China: China Conditionally Approves Google’s Acquisition Of Motorola Mobility

Last Updated: 30 May 2012
Article by Peter Wang and Yizhe Zhang

On 19 May 2012, the PRC Ministry of Commerce ("MOFCOM") approved the acquisition by Google Inc. of Motorola Mobility, Inc. under the Chinese Anti-Monopoly Law ("AML"), but imposed conditions to require that Google continue to license the Android operating system and the patents acquired from Motorola in the same manner as Google currently does.

MOFCOM's decision once again demonstrates China's increasing influence on merger review of global transactions. Indeed, other regulators around the world, notably in the U.S. and the EU, approved the transaction without imposing any remedy. This is the third recent decision in the IT industry, after Western Digital/Hitachi and Seagate/Samsung (see our March 2012 Alert, Lessons from China's Merger Review Decisions Learned in Recent Hard Drive Acquisitions), in which MOFCOM came to a different conclusion than other antitrust authorities despite the global nature of the markets at issue.

Competition concerns raised by MOFCOM

MOFCOM defined the relevant product markets as those for smart mobile devices and the operating systems for such devices, finding that such markets are worldwide in scope. It recognized that Google has a high market share in such operating systems (79% of the China market at the end of 2011). Considering the high dependence on Android by device manufacturers, and Google's strong financial resources and R&D capability, MOFCOM concluded that Google has a dominant market position in smart mobile operating systems. MOFCOM found the device market to be highly competitive, with Motorola possessing no apparent competitive advantage. MOFCOM also recognized that many of the Motorola patents that Google would acquire as part of the transaction are essential patents that device manufacturers must use in order to produce their products.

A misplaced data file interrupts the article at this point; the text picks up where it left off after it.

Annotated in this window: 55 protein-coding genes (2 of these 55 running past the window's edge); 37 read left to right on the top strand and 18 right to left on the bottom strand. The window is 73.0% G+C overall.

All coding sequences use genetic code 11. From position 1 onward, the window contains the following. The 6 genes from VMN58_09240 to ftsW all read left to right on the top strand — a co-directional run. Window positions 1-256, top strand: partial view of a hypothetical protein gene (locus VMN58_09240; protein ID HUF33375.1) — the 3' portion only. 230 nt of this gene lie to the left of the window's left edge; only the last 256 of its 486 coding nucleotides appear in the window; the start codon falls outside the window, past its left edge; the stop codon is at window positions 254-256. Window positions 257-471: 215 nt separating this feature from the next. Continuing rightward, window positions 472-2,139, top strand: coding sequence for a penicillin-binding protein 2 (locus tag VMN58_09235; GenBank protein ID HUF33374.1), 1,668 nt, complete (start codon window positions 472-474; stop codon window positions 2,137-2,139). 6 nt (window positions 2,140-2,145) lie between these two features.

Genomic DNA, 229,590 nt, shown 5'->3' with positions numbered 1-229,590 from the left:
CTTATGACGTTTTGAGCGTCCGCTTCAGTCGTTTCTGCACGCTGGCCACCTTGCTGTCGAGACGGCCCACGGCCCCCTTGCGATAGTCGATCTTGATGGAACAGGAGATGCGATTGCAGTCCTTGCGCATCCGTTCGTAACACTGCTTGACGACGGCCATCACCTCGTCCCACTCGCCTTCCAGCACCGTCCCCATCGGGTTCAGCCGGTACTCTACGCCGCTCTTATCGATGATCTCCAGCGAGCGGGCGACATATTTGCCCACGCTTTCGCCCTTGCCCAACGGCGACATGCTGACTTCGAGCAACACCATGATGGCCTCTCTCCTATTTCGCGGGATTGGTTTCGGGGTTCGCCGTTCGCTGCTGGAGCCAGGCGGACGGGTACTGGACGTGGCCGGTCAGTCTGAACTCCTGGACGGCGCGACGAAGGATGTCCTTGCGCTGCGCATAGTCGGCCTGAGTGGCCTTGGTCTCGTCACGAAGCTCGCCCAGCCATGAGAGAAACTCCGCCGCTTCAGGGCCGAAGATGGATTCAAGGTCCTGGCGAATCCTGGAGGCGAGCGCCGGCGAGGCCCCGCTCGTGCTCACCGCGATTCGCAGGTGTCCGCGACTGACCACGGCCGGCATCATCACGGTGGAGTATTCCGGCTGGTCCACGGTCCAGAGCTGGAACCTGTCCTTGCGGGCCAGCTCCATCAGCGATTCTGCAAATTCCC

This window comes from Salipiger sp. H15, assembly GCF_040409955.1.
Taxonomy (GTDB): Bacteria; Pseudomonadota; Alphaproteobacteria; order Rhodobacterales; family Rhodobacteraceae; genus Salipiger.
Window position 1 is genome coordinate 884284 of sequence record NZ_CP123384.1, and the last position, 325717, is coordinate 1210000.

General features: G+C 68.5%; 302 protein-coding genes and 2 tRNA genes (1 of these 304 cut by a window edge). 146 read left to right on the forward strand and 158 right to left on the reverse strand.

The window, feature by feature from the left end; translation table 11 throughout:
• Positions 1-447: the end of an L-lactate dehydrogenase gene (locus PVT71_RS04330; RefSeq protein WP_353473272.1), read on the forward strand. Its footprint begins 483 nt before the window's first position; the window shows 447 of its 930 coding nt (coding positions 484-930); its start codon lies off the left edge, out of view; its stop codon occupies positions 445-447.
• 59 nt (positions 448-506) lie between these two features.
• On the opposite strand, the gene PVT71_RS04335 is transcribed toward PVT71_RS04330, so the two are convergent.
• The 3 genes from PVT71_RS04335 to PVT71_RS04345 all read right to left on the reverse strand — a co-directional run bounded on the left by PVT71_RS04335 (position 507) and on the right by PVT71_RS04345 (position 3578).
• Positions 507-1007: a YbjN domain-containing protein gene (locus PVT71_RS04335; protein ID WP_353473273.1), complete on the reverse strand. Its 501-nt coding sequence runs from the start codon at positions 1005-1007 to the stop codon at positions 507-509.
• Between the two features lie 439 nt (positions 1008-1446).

Despite the worldwide nature of these markets, MOFCOM explicitly indicated that its analysis placed an emphasis on the dynamics of these markets in China.

The first concern raised by MOFCOM is that, post-transaction, Google could license Android to its Motorola division under conditions more favorable than those offered to competitors, thereby putting the latter at a competitive advantage. This contrasts with the conclusion reached by the European Commission (and presumably also other antitrust authorities), after questioning of numerous market participants, that Google would not have the incentive to engage in such discrimination.

MOFCOM's second concern was that Google would be able to abuse its dominant position – presumably in the mobile operating system market – for example by imposing unreasonable terms and conditions in the licensing of Motorola's patents. This also contrasts with the different conclusion (requiring no remedy) reached by the European Commission and presumably other authorities – notably relying on Google's public pledge to continue Motorola's policy to license such essential patents under FRAND terms.

Conditions imposed

In order to alleviate such concerns, MOFCOM agreed to clear the transaction only under the following conditions:

  1. Google will license Android free of charge and in open source, consistent with its current commercial practice.
  2. Google will treat all original equipment manufacturers (i.e., mobile terminal manufacturers) in a non-discriminatory manner with respect to the provision of Android.
  3. Google will continue to comply with the obligations Motorola currently undertakes with respect to its (presumably only essential) patents to license them on fair, reasonable and non-discriminatory (FRAND) terms.